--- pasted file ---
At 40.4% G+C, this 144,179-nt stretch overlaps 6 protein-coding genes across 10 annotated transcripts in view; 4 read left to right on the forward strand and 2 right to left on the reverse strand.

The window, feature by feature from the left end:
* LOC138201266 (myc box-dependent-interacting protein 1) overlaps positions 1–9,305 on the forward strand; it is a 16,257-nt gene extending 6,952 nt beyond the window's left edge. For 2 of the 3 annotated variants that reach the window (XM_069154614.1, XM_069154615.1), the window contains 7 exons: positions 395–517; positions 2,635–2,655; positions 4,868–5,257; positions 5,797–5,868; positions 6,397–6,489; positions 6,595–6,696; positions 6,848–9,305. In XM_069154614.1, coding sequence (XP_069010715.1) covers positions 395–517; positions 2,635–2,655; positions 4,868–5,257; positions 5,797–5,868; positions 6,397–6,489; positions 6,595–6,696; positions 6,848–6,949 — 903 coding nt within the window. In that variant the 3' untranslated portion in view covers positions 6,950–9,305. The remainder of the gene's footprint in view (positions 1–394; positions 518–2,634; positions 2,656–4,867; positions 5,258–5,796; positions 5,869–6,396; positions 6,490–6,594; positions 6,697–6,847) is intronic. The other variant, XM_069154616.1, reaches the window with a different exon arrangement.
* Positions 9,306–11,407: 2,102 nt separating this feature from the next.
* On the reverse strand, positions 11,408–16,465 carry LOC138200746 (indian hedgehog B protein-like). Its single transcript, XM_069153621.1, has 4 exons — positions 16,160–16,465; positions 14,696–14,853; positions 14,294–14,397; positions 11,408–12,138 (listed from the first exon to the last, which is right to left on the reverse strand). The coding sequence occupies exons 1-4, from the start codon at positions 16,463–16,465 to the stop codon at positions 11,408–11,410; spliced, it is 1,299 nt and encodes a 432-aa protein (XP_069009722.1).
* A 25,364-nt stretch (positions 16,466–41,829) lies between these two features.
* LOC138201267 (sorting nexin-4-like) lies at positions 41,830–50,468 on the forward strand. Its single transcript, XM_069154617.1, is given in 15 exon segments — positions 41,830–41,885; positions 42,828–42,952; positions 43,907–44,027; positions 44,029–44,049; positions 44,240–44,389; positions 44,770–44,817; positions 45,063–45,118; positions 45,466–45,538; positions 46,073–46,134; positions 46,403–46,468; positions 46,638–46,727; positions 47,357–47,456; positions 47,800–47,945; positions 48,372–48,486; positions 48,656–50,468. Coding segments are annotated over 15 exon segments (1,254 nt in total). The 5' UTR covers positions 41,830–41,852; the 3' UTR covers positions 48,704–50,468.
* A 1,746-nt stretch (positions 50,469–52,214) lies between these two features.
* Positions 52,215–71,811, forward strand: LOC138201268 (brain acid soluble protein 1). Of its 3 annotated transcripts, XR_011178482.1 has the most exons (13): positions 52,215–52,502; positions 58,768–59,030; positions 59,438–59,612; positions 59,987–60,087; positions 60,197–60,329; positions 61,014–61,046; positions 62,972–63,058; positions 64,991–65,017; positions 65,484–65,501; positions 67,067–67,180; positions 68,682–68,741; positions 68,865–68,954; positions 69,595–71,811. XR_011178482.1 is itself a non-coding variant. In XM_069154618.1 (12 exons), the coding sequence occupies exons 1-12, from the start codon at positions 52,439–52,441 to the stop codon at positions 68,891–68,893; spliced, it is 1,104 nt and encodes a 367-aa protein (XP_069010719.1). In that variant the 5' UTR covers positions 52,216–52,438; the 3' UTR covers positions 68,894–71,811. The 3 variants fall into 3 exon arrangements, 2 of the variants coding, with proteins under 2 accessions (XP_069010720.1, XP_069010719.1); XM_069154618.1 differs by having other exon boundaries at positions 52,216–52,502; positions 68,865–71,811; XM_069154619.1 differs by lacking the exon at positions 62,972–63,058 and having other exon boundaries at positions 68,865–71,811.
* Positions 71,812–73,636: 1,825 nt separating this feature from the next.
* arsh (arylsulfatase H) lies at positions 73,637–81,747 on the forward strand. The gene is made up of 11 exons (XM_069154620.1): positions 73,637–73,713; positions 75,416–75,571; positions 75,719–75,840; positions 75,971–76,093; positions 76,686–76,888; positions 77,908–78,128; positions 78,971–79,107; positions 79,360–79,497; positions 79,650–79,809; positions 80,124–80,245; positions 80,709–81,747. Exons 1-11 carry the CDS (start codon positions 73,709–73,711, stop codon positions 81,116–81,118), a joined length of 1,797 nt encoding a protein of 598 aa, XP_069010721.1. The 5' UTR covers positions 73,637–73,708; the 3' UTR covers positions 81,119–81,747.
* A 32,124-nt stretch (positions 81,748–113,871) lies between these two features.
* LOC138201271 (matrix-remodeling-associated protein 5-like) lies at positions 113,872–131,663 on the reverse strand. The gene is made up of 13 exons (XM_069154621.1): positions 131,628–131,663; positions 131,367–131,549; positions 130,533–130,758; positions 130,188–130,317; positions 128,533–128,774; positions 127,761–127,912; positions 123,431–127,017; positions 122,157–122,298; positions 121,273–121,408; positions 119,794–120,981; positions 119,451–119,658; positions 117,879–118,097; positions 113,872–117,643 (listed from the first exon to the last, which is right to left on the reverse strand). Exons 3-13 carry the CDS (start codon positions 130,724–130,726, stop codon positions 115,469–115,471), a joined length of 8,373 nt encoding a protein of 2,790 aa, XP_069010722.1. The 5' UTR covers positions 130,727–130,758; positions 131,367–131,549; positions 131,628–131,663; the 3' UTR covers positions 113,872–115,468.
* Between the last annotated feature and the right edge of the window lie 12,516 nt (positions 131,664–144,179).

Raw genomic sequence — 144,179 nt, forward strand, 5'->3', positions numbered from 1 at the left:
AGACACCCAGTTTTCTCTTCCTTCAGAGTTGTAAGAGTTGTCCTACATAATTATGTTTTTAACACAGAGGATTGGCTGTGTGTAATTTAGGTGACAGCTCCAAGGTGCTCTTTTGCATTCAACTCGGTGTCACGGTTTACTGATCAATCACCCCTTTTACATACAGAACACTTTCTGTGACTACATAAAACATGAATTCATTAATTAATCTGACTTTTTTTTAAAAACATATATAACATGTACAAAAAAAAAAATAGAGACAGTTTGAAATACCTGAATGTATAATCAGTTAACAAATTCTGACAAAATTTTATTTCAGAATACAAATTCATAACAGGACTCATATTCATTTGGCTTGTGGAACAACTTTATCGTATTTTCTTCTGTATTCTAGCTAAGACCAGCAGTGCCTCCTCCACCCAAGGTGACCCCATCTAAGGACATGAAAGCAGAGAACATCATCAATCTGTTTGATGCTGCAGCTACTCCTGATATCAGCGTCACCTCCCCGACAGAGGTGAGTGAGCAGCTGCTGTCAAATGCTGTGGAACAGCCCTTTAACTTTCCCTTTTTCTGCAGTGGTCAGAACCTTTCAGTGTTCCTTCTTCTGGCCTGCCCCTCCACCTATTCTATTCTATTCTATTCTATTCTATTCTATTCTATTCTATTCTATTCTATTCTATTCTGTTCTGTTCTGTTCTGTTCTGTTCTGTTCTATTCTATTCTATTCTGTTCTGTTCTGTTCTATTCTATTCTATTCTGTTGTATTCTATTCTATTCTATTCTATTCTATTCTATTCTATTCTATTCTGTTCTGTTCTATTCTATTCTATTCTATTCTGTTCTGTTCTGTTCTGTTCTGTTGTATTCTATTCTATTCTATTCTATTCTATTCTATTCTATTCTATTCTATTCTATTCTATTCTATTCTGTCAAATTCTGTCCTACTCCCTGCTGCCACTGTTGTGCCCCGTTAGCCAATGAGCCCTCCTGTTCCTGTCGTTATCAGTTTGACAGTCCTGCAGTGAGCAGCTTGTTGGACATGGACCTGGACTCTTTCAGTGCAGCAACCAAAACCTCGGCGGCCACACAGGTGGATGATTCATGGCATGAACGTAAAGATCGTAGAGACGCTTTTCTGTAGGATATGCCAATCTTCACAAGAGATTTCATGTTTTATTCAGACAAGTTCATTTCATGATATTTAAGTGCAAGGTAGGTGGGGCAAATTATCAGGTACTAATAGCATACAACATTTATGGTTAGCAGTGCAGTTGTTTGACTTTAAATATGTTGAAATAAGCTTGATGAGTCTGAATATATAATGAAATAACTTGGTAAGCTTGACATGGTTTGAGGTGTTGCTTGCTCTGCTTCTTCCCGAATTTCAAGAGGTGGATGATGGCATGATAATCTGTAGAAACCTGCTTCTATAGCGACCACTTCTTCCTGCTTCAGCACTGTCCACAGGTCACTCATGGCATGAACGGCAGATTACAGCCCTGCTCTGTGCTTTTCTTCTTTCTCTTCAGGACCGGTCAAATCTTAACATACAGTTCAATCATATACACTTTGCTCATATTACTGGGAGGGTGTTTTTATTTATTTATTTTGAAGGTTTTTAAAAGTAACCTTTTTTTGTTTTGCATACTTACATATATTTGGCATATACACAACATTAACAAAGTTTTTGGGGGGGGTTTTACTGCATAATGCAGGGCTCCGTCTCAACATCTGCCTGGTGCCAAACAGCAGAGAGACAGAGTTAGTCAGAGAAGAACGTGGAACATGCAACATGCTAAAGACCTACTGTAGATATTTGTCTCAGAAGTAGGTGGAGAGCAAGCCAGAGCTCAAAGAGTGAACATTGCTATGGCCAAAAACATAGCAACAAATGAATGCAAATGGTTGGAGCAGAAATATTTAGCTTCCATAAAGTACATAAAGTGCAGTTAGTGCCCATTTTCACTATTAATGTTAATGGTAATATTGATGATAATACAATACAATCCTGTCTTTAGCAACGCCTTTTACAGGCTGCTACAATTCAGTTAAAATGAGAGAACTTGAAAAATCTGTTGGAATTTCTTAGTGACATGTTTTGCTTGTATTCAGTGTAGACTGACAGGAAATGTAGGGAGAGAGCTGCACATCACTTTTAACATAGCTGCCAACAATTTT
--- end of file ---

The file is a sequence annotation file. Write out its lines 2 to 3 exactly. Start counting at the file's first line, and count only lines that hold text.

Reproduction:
The window, feature by feature from the left end:
* LOC138201266 (myc box-dependent-interacting protein 1) overlaps positions 1–9,305 on the forward strand; it is a 16,257-nt gene extending 6,952 nt beyond the window's left edge. For 2 of the 3 annotated variants that reach the window (XM_069154614.1, XM_069154615.1), the window contains 7 exons: positions 395–517; positions 2,635–2,655; positions 4,868–5,257; positions 5,797–5,868; positions 6,397–6,489; positions 6,595–6,696; positions 6,848–9,305. In XM_069154614.1, coding sequence (XP_069010715.1) covers positions 395–517; positions 2,635–2,655; positions 4,868–5,257; positions 5,797–5,868; positions 6,397–6,489; positions 6,595–6,696; positions 6,848–6,949 — 903 coding nt within the window. In that variant the 3' untranslated portion in view covers positions 6,950–9,305. The remainder of the gene's footprint in view (positions 1–394; positions 518–2,634; positions 2,656–4,867; positions 5,258–5,796; positions 5,869–6,396; positions 6,490–6,594; positions 6,697–6,847) is intronic. The other variant, XM_069154616.1, reaches the window with a different exon arrangement.